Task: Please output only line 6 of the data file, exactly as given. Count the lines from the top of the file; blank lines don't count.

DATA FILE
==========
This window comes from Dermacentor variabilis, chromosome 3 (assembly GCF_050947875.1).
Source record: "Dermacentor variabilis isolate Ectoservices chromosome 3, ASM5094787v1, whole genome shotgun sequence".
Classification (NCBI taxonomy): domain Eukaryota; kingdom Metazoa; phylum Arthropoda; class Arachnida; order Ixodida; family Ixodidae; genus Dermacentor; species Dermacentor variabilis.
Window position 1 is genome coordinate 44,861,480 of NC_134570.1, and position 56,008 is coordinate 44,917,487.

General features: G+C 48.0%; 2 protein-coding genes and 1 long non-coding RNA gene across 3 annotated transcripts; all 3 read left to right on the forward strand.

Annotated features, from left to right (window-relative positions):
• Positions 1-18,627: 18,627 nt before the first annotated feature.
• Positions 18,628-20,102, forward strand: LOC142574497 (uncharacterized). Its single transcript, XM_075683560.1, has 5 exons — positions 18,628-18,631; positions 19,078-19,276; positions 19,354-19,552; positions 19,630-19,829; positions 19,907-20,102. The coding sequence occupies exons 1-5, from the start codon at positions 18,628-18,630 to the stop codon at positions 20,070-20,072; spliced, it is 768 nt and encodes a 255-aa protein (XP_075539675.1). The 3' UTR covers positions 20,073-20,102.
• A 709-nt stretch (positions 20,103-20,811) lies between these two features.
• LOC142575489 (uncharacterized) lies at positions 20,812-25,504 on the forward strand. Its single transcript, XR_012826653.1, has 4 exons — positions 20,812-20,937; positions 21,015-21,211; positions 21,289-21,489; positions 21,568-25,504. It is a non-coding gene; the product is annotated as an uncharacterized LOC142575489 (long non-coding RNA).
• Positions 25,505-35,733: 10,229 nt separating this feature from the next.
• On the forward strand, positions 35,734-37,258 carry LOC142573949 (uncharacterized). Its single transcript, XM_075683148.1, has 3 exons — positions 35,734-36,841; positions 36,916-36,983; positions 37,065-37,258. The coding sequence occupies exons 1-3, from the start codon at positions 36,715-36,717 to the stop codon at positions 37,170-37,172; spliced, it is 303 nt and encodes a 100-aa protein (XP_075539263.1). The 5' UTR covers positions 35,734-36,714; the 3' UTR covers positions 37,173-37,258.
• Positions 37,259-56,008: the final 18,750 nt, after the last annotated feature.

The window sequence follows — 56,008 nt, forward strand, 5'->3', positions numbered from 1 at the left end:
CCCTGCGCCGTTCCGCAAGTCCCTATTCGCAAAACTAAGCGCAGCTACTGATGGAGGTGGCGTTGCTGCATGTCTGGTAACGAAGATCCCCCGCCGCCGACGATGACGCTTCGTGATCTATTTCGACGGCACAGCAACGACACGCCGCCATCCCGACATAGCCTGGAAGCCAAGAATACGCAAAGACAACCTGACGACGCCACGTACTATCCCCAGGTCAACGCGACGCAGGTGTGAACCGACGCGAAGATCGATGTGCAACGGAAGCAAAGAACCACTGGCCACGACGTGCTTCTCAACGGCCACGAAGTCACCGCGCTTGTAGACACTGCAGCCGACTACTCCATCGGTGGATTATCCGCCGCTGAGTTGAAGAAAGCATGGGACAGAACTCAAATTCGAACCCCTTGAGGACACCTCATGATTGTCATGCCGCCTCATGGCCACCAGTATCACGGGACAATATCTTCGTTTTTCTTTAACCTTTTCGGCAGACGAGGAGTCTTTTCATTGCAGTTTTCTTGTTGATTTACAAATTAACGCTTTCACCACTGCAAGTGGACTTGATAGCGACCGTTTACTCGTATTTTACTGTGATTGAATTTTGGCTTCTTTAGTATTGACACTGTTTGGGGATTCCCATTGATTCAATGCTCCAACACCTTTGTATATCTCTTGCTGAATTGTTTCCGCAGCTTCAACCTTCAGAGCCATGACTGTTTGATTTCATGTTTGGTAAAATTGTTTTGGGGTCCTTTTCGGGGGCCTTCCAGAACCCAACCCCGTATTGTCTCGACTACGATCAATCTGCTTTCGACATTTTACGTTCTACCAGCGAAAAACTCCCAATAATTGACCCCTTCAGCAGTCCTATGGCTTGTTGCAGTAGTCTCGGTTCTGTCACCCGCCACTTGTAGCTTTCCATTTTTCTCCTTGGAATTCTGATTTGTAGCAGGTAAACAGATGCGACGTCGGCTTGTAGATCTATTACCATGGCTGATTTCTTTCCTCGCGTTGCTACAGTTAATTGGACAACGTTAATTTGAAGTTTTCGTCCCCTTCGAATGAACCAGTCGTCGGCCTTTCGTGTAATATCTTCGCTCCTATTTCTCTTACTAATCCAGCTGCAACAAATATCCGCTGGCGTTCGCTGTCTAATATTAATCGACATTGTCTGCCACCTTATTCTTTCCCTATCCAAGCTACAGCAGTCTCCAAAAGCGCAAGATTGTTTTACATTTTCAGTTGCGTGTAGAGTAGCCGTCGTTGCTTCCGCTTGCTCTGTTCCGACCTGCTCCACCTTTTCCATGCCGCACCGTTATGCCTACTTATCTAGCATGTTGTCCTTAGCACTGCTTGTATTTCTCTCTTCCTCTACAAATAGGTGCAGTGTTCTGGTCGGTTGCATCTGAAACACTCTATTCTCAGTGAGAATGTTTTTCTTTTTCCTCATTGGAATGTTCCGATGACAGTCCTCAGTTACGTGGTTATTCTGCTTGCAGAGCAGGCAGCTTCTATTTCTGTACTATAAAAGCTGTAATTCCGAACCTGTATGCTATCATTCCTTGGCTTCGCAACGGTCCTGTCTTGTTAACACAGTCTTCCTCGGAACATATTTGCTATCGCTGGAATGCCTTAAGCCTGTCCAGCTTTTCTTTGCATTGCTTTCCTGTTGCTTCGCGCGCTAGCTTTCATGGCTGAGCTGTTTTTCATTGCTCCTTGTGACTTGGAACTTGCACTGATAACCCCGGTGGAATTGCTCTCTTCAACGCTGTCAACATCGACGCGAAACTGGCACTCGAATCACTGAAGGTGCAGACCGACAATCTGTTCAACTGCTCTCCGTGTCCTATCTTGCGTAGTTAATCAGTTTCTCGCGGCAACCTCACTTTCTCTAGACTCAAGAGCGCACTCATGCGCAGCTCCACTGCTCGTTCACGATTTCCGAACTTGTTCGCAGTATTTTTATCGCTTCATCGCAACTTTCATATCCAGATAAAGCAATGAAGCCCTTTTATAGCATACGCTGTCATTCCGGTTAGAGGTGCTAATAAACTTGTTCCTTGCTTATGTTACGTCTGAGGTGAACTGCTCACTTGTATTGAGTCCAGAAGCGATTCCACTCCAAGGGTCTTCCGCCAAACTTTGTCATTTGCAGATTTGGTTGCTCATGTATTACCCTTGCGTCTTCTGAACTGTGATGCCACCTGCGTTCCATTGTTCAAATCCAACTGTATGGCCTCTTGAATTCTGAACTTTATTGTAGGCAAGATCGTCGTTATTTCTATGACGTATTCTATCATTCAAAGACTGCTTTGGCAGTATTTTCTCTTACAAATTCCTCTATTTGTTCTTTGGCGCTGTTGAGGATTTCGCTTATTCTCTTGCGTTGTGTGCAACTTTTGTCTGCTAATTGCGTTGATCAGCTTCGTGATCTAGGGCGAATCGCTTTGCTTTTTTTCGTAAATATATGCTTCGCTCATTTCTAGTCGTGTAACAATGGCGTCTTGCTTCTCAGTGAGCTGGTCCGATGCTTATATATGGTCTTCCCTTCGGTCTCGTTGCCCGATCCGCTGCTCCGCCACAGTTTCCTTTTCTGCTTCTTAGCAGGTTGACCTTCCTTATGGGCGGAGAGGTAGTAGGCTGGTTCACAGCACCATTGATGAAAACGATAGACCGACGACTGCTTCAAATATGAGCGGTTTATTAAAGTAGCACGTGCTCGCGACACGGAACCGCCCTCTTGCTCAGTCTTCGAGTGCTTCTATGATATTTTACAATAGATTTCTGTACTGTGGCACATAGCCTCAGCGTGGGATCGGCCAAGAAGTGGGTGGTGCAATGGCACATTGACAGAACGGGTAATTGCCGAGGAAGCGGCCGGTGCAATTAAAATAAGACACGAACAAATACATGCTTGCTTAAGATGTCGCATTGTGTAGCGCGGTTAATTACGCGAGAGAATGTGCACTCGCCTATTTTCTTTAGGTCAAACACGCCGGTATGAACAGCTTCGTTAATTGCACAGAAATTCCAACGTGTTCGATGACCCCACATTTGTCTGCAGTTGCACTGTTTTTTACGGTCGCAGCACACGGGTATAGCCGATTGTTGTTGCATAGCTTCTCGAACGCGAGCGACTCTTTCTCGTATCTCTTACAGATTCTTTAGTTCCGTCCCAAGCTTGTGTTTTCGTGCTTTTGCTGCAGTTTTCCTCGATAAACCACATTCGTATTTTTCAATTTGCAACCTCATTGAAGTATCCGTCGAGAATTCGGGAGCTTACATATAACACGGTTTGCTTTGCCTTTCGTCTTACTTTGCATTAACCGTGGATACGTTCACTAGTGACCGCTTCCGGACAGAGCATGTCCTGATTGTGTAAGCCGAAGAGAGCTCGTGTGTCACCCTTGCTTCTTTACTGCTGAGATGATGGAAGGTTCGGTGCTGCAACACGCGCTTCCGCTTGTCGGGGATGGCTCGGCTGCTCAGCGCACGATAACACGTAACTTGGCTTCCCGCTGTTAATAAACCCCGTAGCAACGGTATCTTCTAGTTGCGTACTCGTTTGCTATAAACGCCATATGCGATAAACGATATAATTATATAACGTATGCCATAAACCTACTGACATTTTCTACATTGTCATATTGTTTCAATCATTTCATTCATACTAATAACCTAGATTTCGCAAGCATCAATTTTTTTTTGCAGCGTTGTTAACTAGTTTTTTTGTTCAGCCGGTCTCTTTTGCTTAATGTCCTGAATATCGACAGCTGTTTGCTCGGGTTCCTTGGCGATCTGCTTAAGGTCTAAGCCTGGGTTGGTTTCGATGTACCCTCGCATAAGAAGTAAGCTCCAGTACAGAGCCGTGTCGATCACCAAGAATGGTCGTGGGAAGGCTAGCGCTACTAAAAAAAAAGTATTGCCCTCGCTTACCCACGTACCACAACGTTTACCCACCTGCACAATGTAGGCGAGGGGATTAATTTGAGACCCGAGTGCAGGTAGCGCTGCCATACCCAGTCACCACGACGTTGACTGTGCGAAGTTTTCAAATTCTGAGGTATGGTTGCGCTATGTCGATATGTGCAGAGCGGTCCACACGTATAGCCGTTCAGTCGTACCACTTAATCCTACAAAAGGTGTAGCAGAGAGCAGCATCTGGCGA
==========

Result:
Annotated features, from left to right (window-relative positions):